Published On: Tue, Sep 6th, 2016

Is Duglas Durst Fighting Barry Diller’s Floating Park on the Hudson River?



Media mogul Barry Diller and his wife fashion designer Diane von Furstenberg’s futuristic Pier 55 park project on the Hudson River is deep in a legal fight with City Club of New York .

The Hudson River Park Trust approved plans for a pier to extend into the river off 13th Street, with three theater production sites nearby.

The mega project mainly financed by Diller in partnership with the Hudson River Park Trust.

But City Club of New York group has sued to stop the construction on various grounds, including the failure of Diller’s Pier55 nonprofit and the Trust to conduct a full environmental impact study.

According to a New York Times report, the City Club a “little-known civic group founded in 1892 that was all but dead a few yers ago” has concerns that might extend beyond the environment — even beyond the West Side views. Instead, the report suggests, it seems as if another really rich person may have stumbled on a way to nurse a grudge via the legal system.

Diller told the New York Times “The backer of all this is one Douglas Durst.” Durst, the New York real-estate scion and Robert Durst‘s brother, who has declined to say whether he’s involved. He replied to the Times by saying, “I do not like the process or the project and I am in favor of the litigation.”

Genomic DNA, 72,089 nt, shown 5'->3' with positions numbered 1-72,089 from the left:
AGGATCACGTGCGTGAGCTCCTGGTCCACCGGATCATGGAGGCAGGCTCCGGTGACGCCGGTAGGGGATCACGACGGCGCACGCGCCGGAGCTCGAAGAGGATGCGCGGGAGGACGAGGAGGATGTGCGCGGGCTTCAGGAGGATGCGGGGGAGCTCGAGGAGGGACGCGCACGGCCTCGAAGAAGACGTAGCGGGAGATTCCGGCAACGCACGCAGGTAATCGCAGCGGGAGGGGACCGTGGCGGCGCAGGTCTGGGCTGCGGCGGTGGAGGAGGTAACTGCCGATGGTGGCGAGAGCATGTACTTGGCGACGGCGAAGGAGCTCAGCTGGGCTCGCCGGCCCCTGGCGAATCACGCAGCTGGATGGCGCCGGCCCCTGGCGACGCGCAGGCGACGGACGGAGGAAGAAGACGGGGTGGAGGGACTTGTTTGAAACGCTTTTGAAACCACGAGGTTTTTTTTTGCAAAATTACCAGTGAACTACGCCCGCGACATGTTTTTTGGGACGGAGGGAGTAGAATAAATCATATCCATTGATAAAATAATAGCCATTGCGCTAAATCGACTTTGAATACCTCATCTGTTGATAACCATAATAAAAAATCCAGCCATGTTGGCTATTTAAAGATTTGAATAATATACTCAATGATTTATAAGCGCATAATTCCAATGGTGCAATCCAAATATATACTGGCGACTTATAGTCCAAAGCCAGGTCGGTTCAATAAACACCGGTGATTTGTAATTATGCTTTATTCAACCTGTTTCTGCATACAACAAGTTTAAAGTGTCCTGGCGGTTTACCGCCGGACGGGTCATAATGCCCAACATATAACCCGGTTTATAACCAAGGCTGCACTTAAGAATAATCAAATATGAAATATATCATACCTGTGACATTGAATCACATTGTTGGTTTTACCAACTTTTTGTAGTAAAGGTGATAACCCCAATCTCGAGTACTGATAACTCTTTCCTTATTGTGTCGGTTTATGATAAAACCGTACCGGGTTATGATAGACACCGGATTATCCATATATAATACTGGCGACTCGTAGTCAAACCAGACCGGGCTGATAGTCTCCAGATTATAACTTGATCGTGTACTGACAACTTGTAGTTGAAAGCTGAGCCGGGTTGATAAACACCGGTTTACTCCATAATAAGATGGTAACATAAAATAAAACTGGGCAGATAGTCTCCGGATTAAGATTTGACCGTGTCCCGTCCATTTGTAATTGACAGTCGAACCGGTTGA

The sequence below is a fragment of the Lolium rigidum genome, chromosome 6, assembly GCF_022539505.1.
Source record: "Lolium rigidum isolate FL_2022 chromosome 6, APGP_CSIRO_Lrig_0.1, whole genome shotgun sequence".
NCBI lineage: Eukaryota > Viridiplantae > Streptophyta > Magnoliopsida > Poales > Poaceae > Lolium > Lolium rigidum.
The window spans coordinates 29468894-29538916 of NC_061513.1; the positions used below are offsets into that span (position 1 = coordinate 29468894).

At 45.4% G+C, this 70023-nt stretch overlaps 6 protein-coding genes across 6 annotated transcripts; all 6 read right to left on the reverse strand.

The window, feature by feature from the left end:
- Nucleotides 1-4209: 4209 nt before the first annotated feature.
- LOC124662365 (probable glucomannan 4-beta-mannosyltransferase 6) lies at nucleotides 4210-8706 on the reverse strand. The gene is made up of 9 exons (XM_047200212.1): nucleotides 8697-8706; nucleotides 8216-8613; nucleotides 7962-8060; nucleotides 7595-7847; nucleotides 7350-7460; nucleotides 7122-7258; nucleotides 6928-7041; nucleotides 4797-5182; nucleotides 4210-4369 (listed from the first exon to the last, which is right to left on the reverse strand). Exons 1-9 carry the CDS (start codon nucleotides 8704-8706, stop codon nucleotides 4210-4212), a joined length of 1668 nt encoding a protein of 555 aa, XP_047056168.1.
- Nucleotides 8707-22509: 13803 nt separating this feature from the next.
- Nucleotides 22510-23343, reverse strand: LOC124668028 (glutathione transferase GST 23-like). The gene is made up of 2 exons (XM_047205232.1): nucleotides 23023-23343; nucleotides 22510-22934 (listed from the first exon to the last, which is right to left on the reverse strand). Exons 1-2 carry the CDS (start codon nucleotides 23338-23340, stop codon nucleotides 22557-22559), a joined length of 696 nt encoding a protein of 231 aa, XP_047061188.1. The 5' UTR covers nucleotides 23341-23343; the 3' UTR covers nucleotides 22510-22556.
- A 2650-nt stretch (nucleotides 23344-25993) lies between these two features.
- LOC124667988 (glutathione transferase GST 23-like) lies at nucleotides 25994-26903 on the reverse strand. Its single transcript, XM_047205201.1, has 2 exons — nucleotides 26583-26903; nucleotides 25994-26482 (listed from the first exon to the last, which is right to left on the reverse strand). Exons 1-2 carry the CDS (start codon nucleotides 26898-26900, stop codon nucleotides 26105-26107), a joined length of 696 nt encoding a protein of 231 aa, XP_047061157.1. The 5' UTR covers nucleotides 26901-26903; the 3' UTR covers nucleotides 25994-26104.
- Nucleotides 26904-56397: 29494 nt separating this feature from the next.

Barry Diller rendering of pier55-02.w710.h473.2x


So, Diller concluded that Durst was the one behind Pier 55 legal challenges. Why? Douglas Durst was a one-time board chairman of the Friends of Hudson River Park, which raises money for the Hudson River Park Trust. This organization is now partner with Diller. Durst,  major donor of the organization and a few more members of board were forced out, after they sought to change its fundraising strategy.

Soon after Durst left in 2011, the talks over the renovation of the crumbling Pier 54 started. In the fall of 2014,  plans for the new floating 2.4-acre park Pier 55 were announced. According to the partenership between Diller and Hudson River Park Trust Diller pledged $130 million of the total $170 million project price. (The Hudson River Park Trust and the city would pick up the rest of the tab, though costs have now risen to $200 million.)

Read the full story at New York Times by Chales V. Bagli


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